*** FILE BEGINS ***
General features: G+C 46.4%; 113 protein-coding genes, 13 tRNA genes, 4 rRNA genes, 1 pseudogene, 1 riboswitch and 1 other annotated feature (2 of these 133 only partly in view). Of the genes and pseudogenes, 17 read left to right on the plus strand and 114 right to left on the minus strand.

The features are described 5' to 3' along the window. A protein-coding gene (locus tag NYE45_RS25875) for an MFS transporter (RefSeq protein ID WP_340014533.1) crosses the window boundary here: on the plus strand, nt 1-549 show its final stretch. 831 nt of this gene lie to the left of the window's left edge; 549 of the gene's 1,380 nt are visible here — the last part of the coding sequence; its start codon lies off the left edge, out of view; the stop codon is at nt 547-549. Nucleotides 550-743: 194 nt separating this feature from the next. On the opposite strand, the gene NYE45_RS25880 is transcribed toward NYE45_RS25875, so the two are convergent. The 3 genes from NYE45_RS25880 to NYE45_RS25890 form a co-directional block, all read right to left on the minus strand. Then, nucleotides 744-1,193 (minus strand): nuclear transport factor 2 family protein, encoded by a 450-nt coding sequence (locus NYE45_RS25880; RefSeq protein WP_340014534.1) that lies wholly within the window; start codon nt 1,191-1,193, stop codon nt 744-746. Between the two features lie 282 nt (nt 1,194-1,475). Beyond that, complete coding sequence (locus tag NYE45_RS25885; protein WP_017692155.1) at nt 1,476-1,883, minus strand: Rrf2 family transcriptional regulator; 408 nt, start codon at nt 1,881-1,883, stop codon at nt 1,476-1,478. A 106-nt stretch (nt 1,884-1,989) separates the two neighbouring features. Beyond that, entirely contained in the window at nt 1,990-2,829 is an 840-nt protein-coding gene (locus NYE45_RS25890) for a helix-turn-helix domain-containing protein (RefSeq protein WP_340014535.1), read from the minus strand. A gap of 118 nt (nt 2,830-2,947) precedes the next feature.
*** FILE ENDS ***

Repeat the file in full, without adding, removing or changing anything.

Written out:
General features: G+C 46.4%; 113 protein-coding genes, 13 tRNA genes, 4 rRNA genes, 1 pseudogene, 1 riboswitch and 1 other annotated feature (2 of these 133 only partly in view). Of the genes and pseudogenes, 17 read left to right on the plus strand and 114 right to left on the minus strand.

The features are described 5' to 3' along the window. A protein-coding gene (locus tag NYE45_RS25875) for an MFS transporter (RefSeq protein ID WP_340014533.1) crosses the window boundary here: on the plus strand, nt 1-549 show its final stretch. 831 nt of this gene lie to the left of the window's left edge; 549 of the gene's 1,380 nt are visible here — the last part of the coding sequence; its start codon lies off the left edge, out of view; the stop codon is at nt 547-549. Nucleotides 550-743: 194 nt separating this feature from the next. On the opposite strand, the gene NYE45_RS25880 is transcribed toward NYE45_RS25875, so the two are convergent. The 3 genes from NYE45_RS25880 to NYE45_RS25890 form a co-directional block, all read right to left on the minus strand. Then, nucleotides 744-1,193 (minus strand): nuclear transport factor 2 family protein, encoded by a 450-nt coding sequence (locus NYE45_RS25880; RefSeq protein WP_340014534.1) that lies wholly within the window; start codon nt 1,191-1,193, stop codon nt 744-746. Between the two features lie 282 nt (nt 1,194-1,475). Beyond that, complete coding sequence (locus tag NYE45_RS25885; protein WP_017692155.1) at nt 1,476-1,883, minus strand: Rrf2 family transcriptional regulator; 408 nt, start codon at nt 1,881-1,883, stop codon at nt 1,476-1,478. A 106-nt stretch (nt 1,884-1,989) separates the two neighbouring features. Beyond that, entirely contained in the window at nt 1,990-2,829 is an 840-nt protein-coding gene (locus NYE45_RS25890) for a helix-turn-helix domain-containing protein (RefSeq protein WP_340014535.1), read from the minus strand. A gap of 118 nt (nt 2,830-2,947) precedes the next feature.